Bridgeport and Back of the Yards, both neighborhoods with deep industrial roots, were instrumental to the growth of Chicago. Formerly known as Hardscrabble, Bridgeport housed the workers constructing the Illinois & Michigan Canal (completed 1848). As the Union Stock Yards grew into the largest livestock processing, distribution and meatpacking facility in the world, “Back of the Yards,” housed many of the Irish and German immigrants who worked in the nearby slaughterhouses, furnaces and factories. The canal (replaced by the larger Sanitary and Ship Canal in 1900) and the stockyards (closed in 1971) are long gone but their influence still remains. Steadily turning into two of Chicago’s most surprising neighborhoods, Bridgeport boasts artist galleries and thriving new coffee shops, while Back of the Yards is home to some of the most cutting-edge green technology and sustainable industry in the city.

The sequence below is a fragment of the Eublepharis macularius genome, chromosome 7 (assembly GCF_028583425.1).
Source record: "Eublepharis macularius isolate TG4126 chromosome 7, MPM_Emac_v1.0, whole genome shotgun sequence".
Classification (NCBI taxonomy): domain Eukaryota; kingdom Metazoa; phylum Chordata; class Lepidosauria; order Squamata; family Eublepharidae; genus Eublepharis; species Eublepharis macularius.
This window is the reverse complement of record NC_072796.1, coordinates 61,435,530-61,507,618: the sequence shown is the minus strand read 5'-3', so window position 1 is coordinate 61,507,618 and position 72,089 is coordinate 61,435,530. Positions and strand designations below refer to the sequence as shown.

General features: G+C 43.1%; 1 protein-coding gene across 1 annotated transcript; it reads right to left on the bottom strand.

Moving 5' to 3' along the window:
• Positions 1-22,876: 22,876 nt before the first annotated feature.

Founded in 1904 as a “national parish” for Lithuanians living in Back of the Yards area, Holy Cross church was designed by Joseph Molitor and completed in 1915. In 1981 Holy Cross Parish merged with Immaculate Heart of Mary to serve the growing presence of Latino families. Today, the parish is largely Latino and uses both churches. Beneath the soaring church towers, the inside of the church is covered with paintings, statues and beautiful stained glass windows. The ornate stations of the cross are by renowned painter Thaddeus von Zukotynski, whose work at the church was later restored by Chicago artist Sr. Mary Stanisia. Adolfas Valeška, a Lithuanian artist, executed four oil paintings that depict scenes from Lithuanian and American history. The vaulted ceiling is supported by marble columns located near the walls, and it is lined with more than 2,000 light bulbs that brighten the church, each within a rosette. The brightly colored stained glass windows were installed in 1943 and 1944 by the Chicago firm of Arthur Michaudel.
Behind the Scenes Access: Explore this little-known architectural masterpiece filled with unique artwork.